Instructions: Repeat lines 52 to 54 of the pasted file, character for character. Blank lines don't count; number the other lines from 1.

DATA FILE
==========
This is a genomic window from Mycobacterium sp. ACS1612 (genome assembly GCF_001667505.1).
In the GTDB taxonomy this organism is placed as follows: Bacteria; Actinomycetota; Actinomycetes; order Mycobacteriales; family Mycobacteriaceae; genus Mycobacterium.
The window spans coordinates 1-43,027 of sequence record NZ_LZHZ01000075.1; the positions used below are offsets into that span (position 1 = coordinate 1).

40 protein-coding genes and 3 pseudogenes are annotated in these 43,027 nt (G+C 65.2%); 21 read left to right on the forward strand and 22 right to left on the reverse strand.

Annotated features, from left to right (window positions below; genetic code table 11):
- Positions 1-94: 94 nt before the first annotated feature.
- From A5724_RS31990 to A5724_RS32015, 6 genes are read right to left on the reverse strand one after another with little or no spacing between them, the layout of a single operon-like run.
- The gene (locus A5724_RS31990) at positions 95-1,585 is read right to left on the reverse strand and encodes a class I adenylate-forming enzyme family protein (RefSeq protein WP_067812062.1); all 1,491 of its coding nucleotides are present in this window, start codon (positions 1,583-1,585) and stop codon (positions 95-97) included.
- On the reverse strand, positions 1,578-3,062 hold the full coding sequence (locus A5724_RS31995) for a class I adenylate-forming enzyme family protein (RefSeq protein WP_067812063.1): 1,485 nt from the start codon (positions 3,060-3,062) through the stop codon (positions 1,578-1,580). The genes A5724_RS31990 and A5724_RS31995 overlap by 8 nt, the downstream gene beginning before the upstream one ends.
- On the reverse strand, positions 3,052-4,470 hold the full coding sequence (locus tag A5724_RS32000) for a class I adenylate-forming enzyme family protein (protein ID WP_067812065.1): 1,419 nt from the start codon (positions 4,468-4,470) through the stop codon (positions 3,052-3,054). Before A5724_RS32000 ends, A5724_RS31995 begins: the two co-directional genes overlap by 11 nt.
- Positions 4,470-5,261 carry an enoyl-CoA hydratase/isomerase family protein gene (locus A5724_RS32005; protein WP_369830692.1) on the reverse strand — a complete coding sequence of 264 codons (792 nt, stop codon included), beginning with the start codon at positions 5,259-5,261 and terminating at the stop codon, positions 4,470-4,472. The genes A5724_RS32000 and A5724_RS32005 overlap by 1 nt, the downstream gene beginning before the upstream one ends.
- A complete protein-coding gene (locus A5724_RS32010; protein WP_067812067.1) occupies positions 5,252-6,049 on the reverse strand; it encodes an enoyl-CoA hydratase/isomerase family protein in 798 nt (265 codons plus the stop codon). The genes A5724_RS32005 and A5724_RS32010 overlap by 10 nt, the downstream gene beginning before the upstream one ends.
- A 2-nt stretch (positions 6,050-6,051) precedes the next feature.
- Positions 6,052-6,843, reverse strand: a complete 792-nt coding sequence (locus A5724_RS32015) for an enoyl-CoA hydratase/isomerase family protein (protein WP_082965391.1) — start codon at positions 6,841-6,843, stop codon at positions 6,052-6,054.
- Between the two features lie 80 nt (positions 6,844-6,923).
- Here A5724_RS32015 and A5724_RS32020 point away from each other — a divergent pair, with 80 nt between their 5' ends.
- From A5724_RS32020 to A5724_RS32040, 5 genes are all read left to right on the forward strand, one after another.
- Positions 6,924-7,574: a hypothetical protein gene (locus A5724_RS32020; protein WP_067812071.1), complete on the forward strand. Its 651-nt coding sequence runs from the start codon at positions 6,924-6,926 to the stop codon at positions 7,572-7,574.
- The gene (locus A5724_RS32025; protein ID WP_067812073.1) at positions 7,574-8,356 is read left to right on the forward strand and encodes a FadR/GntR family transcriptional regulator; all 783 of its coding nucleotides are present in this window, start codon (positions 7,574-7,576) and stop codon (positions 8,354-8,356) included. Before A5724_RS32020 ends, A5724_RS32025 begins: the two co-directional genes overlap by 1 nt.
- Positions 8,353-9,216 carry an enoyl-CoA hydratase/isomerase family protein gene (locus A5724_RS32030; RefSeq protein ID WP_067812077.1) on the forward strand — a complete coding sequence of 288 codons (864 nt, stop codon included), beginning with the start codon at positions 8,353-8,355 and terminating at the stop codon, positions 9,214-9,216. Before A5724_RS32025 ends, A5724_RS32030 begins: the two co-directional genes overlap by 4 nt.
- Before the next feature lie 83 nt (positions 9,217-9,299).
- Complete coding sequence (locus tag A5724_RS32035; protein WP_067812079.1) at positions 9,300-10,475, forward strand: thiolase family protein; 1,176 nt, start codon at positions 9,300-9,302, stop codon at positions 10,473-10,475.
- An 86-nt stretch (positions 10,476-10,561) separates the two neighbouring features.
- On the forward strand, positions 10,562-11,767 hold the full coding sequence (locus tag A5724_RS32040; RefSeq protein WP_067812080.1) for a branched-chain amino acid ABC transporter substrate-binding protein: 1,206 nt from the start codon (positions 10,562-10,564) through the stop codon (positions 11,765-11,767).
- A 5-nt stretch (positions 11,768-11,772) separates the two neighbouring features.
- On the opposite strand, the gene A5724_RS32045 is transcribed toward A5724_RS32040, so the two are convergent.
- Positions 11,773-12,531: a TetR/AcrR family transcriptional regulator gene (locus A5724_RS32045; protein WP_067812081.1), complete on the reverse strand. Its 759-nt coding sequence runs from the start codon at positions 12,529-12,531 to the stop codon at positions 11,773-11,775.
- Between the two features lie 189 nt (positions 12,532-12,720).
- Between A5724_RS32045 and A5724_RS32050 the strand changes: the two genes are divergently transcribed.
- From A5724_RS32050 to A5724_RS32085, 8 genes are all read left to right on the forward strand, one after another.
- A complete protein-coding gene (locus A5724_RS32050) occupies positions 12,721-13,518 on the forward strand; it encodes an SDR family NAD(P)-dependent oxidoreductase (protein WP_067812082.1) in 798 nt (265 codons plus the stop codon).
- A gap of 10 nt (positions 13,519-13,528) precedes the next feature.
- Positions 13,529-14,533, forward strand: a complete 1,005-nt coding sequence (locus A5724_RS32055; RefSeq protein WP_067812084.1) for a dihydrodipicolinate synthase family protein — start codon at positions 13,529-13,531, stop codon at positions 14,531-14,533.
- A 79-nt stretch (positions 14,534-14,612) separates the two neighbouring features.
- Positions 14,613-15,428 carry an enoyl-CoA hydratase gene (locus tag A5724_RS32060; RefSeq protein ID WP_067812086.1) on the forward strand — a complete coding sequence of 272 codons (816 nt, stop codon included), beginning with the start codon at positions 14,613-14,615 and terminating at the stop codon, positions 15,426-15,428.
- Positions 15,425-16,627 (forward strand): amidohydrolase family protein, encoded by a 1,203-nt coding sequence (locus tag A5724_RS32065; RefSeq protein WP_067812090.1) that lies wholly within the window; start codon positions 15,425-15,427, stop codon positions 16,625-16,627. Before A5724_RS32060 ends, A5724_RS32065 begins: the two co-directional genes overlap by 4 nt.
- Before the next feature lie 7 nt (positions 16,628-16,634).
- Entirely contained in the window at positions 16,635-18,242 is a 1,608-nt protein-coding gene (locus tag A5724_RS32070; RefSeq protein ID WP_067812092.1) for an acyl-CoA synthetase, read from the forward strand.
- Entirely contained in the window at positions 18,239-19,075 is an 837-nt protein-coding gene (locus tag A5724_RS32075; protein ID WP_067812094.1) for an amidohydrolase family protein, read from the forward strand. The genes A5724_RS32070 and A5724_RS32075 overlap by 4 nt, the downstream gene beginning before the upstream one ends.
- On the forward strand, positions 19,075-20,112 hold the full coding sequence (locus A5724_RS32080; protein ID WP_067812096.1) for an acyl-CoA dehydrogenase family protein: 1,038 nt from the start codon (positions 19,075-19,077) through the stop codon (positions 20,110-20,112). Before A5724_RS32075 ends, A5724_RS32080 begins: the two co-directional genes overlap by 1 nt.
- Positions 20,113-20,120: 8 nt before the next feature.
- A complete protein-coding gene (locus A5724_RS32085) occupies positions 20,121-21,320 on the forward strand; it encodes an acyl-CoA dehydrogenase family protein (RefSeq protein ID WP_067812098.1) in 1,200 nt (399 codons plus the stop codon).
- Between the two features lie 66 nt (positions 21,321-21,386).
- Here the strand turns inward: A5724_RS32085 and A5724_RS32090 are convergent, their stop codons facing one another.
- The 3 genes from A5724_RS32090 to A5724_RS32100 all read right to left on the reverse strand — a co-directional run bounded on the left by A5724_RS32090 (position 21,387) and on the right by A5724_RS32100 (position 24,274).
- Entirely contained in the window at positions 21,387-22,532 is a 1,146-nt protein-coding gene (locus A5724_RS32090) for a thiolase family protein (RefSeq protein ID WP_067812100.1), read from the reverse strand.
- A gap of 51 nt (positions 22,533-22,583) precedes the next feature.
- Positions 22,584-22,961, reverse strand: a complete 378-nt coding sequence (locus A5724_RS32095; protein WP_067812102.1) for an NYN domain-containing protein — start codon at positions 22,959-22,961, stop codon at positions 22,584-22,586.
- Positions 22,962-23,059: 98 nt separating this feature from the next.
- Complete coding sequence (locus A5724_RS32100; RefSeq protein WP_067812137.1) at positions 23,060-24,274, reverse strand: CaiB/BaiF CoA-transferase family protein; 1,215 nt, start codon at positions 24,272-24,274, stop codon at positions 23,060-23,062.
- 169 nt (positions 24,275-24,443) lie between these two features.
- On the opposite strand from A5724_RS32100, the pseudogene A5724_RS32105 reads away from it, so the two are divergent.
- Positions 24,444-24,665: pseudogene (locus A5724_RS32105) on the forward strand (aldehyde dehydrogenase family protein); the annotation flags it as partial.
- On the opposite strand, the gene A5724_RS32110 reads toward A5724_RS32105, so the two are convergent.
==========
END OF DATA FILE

- On the opposite strand from A5724_RS32100, the pseudogene A5724_RS32105 reads away from it, so the two are divergent.
- Positions 24,444-24,665: pseudogene (locus A5724_RS32105) on the forward strand (aldehyde dehydrogenase family protein); the annotation flags it as partial.
- On the opposite strand, the gene A5724_RS32110 reads toward A5724_RS32105, so the two are convergent.